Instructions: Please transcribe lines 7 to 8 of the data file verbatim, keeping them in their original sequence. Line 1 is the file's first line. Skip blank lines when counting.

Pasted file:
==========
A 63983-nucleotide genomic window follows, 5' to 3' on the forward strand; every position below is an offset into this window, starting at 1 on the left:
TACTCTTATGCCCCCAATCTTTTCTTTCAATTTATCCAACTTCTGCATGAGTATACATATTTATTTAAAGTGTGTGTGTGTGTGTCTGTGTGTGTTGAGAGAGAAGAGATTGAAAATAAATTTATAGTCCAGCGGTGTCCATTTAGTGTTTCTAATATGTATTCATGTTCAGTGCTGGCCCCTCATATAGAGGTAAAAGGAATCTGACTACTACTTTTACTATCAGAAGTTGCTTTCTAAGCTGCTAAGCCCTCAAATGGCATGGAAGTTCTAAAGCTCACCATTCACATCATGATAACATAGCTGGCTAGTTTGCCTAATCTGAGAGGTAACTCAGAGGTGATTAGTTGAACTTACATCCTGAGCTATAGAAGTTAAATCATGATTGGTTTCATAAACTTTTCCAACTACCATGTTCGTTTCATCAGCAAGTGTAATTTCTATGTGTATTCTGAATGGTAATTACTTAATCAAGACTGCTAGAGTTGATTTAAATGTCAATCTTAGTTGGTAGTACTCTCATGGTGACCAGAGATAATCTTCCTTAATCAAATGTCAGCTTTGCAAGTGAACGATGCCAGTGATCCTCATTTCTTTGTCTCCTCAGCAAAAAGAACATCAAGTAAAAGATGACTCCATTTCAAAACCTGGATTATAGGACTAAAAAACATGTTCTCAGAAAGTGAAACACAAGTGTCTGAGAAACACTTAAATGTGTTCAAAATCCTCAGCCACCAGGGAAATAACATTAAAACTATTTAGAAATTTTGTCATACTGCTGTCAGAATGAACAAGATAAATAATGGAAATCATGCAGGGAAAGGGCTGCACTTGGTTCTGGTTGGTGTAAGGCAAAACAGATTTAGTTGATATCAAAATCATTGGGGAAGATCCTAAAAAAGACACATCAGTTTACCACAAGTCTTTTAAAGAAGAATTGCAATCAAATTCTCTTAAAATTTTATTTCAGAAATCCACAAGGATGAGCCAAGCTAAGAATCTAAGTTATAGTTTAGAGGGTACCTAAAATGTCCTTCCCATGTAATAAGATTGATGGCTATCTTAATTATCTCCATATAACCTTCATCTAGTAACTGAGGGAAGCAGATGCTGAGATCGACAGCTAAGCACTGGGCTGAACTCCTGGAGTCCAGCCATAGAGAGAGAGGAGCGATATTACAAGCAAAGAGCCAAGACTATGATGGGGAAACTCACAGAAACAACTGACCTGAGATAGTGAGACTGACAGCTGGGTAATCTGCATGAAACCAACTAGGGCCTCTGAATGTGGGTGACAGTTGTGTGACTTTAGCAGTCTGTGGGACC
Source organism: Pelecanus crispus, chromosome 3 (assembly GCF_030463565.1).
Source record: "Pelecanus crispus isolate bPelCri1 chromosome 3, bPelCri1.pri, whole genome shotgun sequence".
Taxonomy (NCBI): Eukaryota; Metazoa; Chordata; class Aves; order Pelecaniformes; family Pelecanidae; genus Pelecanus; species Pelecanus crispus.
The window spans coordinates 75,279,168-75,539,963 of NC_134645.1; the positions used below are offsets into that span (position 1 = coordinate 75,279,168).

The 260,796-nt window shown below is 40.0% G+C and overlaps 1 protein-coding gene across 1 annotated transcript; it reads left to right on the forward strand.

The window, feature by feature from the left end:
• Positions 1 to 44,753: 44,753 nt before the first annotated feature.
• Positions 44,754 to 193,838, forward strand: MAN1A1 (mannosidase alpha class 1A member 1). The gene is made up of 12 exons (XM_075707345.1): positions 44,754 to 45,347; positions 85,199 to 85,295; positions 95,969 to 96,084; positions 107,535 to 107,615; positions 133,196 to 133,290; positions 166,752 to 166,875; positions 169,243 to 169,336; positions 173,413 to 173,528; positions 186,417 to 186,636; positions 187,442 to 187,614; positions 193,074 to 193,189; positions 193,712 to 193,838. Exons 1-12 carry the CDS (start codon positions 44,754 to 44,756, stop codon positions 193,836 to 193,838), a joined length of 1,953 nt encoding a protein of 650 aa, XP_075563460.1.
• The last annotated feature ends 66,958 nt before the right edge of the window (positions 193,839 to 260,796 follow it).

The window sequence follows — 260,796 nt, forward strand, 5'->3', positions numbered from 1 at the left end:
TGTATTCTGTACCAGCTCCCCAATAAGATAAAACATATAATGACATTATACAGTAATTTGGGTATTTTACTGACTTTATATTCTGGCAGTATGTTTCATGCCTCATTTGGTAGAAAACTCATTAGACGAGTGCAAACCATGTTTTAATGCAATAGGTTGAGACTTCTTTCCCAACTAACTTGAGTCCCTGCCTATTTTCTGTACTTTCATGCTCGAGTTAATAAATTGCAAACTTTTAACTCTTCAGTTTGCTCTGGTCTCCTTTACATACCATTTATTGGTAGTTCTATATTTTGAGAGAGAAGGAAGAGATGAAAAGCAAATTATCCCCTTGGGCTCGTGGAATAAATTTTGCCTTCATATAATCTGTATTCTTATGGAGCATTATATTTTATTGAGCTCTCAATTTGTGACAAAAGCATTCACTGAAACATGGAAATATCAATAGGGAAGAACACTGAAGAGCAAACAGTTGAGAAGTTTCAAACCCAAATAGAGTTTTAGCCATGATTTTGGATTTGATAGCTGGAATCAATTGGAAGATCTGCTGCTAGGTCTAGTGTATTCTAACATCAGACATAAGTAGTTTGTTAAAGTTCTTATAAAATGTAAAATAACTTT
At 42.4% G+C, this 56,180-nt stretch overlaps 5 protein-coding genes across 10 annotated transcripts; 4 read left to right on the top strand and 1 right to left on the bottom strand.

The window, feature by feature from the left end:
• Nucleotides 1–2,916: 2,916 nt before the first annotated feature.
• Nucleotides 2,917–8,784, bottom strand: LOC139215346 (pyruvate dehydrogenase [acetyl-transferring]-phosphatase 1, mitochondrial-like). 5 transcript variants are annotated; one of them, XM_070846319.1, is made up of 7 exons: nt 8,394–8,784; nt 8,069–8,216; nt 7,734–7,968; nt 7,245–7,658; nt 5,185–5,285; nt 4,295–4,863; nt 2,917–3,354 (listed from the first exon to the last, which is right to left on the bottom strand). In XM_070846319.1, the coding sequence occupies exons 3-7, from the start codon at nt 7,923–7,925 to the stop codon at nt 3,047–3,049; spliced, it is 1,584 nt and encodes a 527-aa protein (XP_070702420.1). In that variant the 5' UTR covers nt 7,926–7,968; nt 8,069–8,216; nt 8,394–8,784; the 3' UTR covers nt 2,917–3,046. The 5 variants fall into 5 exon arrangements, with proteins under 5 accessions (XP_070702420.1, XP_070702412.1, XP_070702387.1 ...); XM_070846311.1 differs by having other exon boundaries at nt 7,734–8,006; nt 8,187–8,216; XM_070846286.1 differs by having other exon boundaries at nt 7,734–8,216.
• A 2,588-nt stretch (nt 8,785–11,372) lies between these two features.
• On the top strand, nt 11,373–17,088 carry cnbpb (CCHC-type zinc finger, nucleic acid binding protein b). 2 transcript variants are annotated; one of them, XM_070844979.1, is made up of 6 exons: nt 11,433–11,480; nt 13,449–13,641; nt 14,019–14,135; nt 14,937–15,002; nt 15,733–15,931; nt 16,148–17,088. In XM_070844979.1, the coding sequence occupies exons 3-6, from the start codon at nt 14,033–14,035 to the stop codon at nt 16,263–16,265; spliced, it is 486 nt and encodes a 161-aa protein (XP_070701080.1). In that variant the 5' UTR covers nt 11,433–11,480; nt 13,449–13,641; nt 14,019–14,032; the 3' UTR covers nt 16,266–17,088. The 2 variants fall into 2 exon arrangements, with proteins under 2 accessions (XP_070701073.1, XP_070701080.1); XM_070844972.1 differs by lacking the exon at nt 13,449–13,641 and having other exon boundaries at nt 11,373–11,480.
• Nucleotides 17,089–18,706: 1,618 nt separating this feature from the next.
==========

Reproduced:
The 260,796-nt window shown below is 40.0% G+C and overlaps 1 protein-coding gene across 1 annotated transcript; it reads left to right on the forward strand.

The window, feature by feature from the left end: